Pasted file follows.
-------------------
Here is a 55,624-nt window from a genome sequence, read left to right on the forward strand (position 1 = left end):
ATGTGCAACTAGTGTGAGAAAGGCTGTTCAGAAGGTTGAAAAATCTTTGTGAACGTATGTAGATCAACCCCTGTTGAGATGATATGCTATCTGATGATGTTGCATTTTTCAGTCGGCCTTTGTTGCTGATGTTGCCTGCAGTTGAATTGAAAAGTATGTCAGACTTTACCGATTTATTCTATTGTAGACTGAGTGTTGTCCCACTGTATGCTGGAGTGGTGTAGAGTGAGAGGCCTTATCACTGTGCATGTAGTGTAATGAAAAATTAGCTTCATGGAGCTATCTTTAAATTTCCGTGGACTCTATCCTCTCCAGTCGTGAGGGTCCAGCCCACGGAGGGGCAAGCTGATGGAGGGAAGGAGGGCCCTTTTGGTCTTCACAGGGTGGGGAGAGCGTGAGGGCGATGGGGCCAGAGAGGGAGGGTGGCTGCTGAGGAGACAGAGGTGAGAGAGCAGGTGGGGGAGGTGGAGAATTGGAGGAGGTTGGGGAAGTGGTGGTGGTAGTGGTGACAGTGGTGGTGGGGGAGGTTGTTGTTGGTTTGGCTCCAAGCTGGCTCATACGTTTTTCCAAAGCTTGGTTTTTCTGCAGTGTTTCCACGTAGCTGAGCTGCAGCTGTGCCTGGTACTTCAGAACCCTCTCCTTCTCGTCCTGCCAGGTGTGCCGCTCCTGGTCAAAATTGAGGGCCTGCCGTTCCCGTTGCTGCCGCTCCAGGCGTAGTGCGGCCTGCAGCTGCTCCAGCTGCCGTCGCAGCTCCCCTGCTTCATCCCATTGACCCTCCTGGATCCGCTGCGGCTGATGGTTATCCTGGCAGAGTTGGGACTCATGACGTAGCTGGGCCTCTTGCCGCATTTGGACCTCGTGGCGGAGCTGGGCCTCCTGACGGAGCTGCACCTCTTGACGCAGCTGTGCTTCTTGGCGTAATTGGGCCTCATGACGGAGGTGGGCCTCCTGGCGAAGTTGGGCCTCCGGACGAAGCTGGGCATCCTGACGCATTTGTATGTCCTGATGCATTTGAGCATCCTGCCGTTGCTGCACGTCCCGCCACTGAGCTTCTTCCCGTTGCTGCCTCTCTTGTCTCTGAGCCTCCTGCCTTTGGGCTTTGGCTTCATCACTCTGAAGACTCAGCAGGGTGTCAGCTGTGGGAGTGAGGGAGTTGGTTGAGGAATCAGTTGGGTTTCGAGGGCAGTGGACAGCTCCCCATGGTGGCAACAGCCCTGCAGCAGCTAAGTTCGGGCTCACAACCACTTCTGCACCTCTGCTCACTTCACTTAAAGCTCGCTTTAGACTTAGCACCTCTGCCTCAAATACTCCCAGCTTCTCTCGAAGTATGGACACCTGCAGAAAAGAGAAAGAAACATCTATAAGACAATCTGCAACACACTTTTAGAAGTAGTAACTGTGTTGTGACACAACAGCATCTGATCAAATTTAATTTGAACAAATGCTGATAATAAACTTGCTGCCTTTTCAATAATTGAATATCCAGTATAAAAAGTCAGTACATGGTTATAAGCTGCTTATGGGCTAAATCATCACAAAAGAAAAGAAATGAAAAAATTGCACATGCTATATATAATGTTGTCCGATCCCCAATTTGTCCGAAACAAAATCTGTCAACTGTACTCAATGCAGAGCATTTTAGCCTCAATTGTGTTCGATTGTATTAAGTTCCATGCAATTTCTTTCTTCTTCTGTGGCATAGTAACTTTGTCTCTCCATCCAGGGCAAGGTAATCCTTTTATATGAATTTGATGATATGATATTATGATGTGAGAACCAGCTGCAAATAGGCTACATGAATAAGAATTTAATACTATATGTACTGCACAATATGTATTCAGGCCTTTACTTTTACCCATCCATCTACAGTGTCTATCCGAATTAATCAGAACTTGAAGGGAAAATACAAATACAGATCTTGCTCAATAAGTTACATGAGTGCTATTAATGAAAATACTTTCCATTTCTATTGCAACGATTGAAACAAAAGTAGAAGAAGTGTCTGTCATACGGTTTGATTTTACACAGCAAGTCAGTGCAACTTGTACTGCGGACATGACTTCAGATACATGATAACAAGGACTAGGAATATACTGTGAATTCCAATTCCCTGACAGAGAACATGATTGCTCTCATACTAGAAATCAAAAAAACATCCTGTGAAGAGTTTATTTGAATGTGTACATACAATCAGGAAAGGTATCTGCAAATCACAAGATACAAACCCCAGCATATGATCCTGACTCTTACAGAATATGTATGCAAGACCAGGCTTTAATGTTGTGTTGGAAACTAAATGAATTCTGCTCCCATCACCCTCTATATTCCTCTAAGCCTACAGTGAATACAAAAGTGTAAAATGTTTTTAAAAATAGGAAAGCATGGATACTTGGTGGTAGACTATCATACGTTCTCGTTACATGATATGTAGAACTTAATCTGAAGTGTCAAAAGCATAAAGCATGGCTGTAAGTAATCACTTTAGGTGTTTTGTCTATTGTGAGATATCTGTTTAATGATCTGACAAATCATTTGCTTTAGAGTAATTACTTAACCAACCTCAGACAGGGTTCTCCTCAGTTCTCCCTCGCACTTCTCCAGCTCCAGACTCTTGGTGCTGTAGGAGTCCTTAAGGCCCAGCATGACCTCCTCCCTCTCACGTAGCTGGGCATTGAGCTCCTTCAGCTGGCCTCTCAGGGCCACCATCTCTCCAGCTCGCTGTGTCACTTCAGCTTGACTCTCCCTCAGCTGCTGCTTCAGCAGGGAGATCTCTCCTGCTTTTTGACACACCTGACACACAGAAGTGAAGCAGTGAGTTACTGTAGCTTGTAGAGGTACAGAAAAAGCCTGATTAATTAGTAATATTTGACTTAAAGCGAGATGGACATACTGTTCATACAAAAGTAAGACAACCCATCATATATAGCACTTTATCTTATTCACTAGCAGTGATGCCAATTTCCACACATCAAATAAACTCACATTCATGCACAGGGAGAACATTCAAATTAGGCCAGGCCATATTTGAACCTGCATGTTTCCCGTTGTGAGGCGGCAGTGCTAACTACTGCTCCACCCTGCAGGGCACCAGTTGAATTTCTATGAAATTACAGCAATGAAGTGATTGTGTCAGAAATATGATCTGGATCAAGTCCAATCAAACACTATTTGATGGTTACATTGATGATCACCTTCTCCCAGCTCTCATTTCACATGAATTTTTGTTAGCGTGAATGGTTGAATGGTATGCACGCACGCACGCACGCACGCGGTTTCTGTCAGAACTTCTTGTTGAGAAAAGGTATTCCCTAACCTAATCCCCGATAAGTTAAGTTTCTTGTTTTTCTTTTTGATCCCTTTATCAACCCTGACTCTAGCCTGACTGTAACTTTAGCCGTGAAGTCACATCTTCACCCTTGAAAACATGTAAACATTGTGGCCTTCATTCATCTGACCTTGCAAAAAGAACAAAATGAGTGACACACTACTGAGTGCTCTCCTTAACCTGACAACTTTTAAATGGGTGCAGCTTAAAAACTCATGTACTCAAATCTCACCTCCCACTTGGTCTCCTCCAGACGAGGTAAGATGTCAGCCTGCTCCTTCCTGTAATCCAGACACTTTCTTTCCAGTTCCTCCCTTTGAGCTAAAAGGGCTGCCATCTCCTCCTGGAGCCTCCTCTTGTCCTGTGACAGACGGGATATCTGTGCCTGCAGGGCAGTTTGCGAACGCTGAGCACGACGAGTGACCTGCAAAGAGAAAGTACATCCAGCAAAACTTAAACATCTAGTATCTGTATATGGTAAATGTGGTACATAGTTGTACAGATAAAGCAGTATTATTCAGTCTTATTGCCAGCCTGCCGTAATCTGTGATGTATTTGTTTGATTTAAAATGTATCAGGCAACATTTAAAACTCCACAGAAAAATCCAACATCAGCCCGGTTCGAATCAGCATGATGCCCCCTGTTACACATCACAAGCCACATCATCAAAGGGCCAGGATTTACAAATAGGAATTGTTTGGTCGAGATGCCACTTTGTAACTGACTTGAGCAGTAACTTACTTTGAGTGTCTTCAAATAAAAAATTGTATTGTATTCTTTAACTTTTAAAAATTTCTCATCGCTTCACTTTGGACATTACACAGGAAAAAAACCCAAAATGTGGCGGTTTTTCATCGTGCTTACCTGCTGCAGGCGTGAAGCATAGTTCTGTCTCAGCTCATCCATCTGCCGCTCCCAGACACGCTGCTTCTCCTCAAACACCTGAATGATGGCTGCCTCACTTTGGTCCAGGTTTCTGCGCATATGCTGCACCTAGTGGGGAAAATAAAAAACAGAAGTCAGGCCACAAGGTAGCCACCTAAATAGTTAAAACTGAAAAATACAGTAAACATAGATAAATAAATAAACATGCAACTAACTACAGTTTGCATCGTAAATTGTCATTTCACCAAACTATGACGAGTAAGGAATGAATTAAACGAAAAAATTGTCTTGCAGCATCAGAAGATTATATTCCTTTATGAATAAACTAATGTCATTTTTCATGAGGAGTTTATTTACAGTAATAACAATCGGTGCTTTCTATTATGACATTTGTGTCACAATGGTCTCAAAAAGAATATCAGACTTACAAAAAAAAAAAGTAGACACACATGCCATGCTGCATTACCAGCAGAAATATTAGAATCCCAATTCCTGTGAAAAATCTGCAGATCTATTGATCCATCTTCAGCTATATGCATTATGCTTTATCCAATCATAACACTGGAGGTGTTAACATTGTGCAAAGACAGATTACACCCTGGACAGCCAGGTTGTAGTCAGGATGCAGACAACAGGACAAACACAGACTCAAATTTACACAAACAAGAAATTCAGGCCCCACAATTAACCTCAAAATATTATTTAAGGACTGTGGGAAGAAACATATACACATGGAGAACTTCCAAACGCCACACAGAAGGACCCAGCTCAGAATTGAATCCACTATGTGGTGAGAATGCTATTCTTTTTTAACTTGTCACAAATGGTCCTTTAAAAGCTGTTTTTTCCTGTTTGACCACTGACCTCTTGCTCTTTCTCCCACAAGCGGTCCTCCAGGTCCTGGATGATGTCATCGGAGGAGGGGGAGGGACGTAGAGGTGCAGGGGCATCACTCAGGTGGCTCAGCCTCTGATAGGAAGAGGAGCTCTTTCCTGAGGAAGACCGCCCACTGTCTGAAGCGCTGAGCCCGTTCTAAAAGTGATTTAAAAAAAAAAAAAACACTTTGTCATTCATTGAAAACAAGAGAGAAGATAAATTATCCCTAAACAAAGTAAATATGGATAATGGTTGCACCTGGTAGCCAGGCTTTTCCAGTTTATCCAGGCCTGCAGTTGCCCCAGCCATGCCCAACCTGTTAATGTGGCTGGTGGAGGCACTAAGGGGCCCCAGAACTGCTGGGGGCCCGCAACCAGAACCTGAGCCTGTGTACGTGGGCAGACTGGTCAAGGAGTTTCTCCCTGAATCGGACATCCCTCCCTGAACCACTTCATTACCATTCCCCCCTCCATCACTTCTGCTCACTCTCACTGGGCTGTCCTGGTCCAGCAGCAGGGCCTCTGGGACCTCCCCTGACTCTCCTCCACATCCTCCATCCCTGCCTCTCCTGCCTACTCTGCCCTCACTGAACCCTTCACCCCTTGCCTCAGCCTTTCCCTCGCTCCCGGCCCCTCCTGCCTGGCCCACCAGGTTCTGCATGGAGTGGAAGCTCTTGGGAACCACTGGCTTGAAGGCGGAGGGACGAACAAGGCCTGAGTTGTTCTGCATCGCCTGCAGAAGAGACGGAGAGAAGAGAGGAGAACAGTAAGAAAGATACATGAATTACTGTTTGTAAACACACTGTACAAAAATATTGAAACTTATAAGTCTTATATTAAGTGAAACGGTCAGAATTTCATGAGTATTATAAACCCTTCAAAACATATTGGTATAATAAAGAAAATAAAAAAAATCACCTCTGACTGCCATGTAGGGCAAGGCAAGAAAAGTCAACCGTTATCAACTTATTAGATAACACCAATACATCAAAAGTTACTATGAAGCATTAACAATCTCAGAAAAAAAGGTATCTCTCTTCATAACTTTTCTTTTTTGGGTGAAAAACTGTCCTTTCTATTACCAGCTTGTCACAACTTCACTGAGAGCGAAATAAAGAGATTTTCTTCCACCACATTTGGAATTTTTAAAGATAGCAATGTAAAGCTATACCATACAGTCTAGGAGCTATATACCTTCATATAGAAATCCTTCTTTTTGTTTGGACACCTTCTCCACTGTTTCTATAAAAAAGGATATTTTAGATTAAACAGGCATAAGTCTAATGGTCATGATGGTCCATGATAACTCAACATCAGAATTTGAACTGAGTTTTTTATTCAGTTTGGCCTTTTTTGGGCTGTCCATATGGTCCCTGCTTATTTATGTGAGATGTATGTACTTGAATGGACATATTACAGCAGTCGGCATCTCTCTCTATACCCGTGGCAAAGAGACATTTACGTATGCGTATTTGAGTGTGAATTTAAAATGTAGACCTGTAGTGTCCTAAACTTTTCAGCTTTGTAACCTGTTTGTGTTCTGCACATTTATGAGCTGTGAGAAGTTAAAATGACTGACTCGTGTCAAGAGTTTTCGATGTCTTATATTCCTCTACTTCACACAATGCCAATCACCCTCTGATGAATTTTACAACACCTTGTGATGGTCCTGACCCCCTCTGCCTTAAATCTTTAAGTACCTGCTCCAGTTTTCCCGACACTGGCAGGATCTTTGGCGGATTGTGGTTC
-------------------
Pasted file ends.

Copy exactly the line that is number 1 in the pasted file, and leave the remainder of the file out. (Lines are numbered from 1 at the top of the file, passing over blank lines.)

Here is a 55,624-nt window from a genome sequence, read left to right on the forward strand (position 1 = left end):